While the Freedom of Information (FoI) bill labors in the House of Representatives and by all indications has its life sucked out by President Aquino’s House allies in the 15th Congress, its counterpart right to reply was brought into existence by a mere resolution from the Commission on Elections (Comelec).
The Comelec issued Resolution 9615 recently providing “all parties and bona fide candidates shall have the right to reply to charges published or aired against them.”
The right to reply was a quid pro quo demanded by legislators for the passage of the FoI bill which through the maneuverings of Malacañang and its allies was instead inserted in the main measure. Still the Palace appears to have backtracked from its support of the pro-transparency measure leading to the FoI bill being held in suspended animation through a lack of quorum in the House which was how the past administration was successful in foiling the bill.
The Comelec resolution also contained a directive to media outlets to compel them to allot media space for aggrieved candidates for the May midterm elections.
It said “reply shall be given publicity by the newspaper, television, and/or radio station which first printed or aired the charges with the same prominence or in the same page or section, or in the same time slot as the first statement.”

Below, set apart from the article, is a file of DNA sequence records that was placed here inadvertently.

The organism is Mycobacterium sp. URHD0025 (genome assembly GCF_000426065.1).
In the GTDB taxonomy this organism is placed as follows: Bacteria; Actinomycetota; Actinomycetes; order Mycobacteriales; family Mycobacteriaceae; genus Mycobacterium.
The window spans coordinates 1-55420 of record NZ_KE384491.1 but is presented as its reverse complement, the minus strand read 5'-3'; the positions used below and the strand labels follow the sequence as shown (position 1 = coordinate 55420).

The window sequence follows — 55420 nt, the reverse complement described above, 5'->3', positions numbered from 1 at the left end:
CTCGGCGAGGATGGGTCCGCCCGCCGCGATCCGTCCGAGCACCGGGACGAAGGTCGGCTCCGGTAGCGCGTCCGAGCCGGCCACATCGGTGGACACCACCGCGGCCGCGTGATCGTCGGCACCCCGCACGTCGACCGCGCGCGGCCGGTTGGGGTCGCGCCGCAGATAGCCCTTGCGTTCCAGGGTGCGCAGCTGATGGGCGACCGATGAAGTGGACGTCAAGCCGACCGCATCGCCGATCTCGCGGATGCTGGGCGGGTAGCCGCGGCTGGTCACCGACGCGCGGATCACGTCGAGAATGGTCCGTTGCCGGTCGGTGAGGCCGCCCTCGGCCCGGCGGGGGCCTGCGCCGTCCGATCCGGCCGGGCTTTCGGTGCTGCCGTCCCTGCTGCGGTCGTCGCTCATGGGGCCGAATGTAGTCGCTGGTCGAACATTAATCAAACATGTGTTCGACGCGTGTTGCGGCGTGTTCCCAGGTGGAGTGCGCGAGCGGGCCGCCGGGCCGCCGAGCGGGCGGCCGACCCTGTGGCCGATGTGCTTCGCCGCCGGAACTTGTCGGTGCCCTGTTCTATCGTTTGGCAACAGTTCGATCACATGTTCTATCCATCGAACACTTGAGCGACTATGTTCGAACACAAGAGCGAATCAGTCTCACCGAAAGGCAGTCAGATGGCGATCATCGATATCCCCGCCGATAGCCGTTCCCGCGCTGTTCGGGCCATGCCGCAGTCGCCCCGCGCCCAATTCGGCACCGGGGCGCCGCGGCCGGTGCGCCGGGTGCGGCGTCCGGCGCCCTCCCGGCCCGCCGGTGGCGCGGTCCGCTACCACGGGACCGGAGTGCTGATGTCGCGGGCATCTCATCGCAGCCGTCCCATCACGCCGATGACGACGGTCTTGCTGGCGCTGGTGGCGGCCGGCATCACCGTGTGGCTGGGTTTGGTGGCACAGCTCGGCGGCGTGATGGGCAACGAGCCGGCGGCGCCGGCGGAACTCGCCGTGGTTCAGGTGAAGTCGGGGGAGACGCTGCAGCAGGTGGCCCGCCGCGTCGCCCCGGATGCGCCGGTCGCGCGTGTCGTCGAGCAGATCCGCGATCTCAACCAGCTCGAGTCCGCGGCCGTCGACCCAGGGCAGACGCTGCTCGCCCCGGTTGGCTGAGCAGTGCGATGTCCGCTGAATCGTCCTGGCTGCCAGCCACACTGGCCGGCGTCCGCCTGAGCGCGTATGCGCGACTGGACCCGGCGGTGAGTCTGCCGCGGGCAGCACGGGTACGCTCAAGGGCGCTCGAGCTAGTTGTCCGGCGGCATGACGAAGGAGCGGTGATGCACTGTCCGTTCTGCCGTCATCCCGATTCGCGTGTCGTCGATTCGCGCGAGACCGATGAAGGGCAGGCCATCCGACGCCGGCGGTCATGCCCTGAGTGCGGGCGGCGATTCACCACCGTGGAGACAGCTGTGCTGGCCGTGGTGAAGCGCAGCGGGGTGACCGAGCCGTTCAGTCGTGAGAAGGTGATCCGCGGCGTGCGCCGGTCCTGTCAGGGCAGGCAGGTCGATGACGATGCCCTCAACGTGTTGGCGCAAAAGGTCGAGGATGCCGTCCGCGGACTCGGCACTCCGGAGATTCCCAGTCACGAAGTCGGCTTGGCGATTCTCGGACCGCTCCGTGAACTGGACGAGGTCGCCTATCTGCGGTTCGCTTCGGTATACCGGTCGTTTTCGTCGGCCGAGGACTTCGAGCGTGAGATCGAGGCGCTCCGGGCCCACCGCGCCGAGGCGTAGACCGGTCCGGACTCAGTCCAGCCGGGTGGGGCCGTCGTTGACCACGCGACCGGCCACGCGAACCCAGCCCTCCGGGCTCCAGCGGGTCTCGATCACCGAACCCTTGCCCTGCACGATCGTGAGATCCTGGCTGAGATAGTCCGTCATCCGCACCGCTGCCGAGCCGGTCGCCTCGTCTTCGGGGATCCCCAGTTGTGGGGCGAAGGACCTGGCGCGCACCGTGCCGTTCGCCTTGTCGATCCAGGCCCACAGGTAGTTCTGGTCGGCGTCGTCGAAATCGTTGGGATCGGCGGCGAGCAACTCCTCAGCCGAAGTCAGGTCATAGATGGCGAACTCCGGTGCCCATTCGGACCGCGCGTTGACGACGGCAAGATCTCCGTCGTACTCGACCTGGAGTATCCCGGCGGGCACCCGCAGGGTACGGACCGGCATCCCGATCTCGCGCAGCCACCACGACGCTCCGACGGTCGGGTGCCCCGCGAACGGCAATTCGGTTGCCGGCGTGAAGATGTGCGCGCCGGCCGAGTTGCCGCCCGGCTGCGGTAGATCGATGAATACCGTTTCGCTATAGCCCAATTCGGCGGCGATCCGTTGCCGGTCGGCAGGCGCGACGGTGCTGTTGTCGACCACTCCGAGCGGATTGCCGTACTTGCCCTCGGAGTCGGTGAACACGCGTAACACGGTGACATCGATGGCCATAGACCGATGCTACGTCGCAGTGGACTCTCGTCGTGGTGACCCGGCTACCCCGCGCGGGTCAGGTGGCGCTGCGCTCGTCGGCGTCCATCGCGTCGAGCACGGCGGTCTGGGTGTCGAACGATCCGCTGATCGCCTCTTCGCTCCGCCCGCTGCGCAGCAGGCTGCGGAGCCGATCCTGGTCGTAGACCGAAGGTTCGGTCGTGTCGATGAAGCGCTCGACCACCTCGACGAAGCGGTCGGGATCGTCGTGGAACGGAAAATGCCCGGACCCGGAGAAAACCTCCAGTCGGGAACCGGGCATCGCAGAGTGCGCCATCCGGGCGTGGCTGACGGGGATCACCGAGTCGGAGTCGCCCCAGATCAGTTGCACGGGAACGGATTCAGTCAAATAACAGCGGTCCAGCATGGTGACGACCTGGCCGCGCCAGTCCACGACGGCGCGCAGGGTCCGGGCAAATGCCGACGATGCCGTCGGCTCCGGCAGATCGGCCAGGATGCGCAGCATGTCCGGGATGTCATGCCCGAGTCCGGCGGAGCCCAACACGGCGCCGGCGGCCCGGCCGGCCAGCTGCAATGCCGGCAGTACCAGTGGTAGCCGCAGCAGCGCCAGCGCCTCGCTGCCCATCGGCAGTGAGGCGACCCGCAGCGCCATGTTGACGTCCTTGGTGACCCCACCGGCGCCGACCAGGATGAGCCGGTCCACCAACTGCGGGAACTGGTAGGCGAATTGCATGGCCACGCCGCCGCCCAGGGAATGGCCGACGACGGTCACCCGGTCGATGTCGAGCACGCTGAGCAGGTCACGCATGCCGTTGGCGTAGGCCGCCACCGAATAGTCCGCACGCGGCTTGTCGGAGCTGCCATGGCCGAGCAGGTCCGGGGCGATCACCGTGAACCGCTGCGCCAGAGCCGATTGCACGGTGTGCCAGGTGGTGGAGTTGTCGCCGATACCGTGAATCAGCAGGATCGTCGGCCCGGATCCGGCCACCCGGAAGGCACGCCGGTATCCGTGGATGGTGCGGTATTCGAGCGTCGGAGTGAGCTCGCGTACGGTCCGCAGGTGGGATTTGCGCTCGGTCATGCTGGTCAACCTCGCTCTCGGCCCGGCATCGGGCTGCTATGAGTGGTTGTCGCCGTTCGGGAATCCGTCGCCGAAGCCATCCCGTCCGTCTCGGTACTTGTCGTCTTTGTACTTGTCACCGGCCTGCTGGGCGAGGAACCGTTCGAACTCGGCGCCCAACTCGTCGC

This was the first time that the Comelec has required the right to reply on media. Commissioner Rene Sarmiento said it was something new in Comelec’s rules and regulations.”
Comelec claims that the imposition was meant to strike a balance “between freedom of expression and public interest”.
Comelec admitted that it has yet to settle legal questions as to whether it will suppress the press.
Comelec spokesman James Jimenez said the right to reply provision will be carried out through the Comelec informing a media outlet of a candidate’s complaint within 24 hours. The media firm will then have to send a report to the Comelec within 24 hours on the actions taken on the complaint.
Jimenez said the Comelec would be careful in imposing the rule, adding that both the candidate and the media will be allowed to give their accounts.
The imposition came with the Comelec’s ruling to reduce the airtime for campaign pitches of candidates in media outlets, which was immediately assailed by news outfits.
GMA Network Inc. said the resolution (or the Rules and Regulations Implementing Republic Act No. 9006 otherwise known as the “Fair Election Act”) (the “New Rules”) should be reviewed.